The National Endowment for the Humanities Editions Program awarded a two-year, $175,000 grant to Loyola University for the WoolfOnline Project to mount a knowledge site for Virginia Woolf's To the Lighthouse. The project extends the pilot project focused on the "Time Passes" section of the novel, begun by the late Julia Briggs and completed at De Montfort University's Centre for Textual Scholarship in 2008. (See http://www.WoolfOnline.com.) The new project is under the direction of Professors Pamela Caughie and Peter Shillingsburg at Loyola University Chicago with the assistance of Professor Mark Hussey at Pace University. The technical team consists of Professor George Thiruvathukal and Dr. Nicholas Hayward at Loyola. The project is based at the Center for Textual Studies and Digital Humanities, Loyola University Chicago.
The initial idea and overall organization of this project was the work of Julia Briggs (1943-2007), in whose memory the project has been completed. Marilyn Deegan and Peter Shillingsburg are the current co-directors of Woolf Online, 'An Electronic Edition and Commentary on Virginia Woolf's Time Passes'. The chief architect and technical administrator of the site is Nicholas Hayward. Mark Hussey serves as content advisor.
During the last thirty years or more, Virginia Woolf's fiction has generated a massive body of criticism, but surprisingly little of it has drawn upon the extraordinary wealth of surviving source material that Woolf left behind, and the detailed information it can yield as to how her work came to be written. This project takes as its case study a highly experimental passage from one of the greatest twentieth-century novels in the English language 'Time Passes', which formed the central sequence from Virginia Woolf's novel To the Lighthouse (1927). Virginia Woolf composed the first draft between 30th April and 25th May 1926, with an interval of four days, between 10th and 13th May, when she was working on an article on De Quincey for the TLS. The project aims to bring together the different stages of writing that went into the making of 'Time Passes' to create a record of its development in the form of a genetic edition of the text, and to embed that edition in a network of histories and contexts that reconfigure traditional annotation techniques as a system of linked but separate strands of thought, thus producing a new form of literary archaeology.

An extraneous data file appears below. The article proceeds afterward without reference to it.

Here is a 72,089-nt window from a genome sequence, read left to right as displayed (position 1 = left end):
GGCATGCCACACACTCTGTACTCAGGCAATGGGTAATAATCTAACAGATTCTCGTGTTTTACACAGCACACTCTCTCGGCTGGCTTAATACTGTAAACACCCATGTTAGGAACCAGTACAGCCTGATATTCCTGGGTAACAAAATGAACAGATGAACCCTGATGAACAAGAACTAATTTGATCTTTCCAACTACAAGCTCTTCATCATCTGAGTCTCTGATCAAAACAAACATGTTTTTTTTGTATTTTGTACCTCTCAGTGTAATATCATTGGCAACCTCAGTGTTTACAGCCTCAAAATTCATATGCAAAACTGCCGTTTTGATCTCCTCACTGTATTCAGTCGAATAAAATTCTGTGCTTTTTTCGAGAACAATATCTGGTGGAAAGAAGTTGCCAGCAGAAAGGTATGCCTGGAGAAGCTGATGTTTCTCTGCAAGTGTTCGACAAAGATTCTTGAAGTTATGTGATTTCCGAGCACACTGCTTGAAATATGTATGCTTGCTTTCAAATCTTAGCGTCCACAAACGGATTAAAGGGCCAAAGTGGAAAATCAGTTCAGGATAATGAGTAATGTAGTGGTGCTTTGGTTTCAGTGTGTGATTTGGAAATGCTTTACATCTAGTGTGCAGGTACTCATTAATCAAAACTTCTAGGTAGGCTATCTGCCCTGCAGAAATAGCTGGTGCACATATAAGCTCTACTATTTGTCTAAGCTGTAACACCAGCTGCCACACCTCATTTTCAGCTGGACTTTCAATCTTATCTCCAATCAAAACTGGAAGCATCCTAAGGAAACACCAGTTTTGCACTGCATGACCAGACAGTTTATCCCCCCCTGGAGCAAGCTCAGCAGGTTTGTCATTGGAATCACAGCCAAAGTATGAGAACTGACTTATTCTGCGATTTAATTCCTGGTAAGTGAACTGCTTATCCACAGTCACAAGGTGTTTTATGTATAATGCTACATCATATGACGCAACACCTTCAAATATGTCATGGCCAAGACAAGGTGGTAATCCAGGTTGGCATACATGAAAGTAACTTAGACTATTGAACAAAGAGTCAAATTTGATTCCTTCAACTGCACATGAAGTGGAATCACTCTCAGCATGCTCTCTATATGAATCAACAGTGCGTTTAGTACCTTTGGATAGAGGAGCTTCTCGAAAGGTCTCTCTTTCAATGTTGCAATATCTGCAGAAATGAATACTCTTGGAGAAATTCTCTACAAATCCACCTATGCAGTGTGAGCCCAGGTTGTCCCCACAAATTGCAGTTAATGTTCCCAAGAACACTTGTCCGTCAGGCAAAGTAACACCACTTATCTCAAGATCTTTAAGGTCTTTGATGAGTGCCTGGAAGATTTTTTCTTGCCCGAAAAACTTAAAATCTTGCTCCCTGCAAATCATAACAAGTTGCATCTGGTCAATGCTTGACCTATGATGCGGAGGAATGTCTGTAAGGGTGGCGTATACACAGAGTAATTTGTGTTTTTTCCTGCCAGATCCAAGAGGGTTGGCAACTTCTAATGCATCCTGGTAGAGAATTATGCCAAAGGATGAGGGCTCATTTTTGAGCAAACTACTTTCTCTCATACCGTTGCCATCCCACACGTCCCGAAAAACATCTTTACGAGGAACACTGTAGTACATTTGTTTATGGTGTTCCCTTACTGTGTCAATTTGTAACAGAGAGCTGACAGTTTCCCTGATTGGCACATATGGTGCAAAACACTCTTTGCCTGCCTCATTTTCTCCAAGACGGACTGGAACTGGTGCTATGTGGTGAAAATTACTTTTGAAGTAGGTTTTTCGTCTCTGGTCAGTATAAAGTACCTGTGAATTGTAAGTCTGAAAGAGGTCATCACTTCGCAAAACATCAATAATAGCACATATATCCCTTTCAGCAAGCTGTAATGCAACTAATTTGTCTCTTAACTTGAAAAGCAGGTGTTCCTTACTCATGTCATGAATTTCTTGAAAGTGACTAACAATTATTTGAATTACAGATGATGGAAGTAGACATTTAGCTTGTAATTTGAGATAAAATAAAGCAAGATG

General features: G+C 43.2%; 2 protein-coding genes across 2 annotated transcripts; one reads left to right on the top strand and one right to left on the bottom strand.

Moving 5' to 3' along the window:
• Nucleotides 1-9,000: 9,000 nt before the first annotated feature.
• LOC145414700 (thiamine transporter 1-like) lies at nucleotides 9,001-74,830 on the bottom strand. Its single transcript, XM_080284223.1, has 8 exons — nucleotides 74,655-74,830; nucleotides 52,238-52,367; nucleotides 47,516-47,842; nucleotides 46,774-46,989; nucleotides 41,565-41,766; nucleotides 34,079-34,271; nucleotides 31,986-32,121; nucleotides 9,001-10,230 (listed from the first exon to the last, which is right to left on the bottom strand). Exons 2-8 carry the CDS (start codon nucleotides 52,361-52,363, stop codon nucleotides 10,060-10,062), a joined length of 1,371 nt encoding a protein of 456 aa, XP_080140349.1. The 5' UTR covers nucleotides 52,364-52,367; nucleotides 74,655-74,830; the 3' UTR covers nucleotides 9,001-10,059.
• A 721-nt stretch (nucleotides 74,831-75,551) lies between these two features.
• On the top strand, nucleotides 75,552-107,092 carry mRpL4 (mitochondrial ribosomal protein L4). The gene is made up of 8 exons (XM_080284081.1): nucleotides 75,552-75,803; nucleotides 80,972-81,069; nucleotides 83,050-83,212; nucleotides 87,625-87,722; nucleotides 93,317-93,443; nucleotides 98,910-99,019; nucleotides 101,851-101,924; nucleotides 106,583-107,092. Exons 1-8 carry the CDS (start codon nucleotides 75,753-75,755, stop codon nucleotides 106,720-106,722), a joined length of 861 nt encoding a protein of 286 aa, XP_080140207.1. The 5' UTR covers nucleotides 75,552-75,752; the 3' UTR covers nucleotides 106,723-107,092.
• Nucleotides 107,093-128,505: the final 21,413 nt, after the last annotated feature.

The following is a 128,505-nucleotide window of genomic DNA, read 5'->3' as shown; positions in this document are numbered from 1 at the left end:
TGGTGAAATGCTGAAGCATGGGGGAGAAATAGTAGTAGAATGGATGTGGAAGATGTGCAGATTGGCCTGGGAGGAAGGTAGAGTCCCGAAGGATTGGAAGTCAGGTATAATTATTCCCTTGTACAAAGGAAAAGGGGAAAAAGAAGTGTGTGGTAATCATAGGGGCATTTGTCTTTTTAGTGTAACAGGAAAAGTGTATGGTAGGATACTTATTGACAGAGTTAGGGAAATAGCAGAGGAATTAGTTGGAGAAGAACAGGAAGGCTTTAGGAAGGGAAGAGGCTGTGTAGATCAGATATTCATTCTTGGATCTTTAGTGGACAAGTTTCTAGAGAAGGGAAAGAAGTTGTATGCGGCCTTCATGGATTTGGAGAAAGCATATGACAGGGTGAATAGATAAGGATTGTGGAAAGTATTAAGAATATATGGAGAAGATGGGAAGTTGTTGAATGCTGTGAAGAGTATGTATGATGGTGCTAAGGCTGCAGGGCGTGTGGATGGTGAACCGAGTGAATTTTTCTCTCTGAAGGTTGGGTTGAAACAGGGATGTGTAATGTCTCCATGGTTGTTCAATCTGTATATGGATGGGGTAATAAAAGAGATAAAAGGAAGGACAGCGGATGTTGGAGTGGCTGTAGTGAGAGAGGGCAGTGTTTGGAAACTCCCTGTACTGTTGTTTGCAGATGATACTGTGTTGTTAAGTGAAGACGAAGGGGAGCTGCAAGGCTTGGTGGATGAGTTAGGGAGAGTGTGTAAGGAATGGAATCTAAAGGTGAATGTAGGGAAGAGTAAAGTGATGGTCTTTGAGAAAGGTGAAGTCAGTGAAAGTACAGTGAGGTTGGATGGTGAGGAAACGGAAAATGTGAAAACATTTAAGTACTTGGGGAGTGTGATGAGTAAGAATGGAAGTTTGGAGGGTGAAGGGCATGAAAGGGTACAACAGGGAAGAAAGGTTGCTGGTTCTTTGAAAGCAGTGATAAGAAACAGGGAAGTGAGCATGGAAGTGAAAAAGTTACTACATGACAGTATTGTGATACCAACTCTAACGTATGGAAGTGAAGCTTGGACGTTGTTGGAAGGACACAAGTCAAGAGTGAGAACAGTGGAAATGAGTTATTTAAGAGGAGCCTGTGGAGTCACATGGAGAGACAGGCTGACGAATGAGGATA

Permissions to include original documentary and copyrighted materials have been negotiated with the Woolf estate and with the assistance of the Head of Literary Estates of the Society of Authors.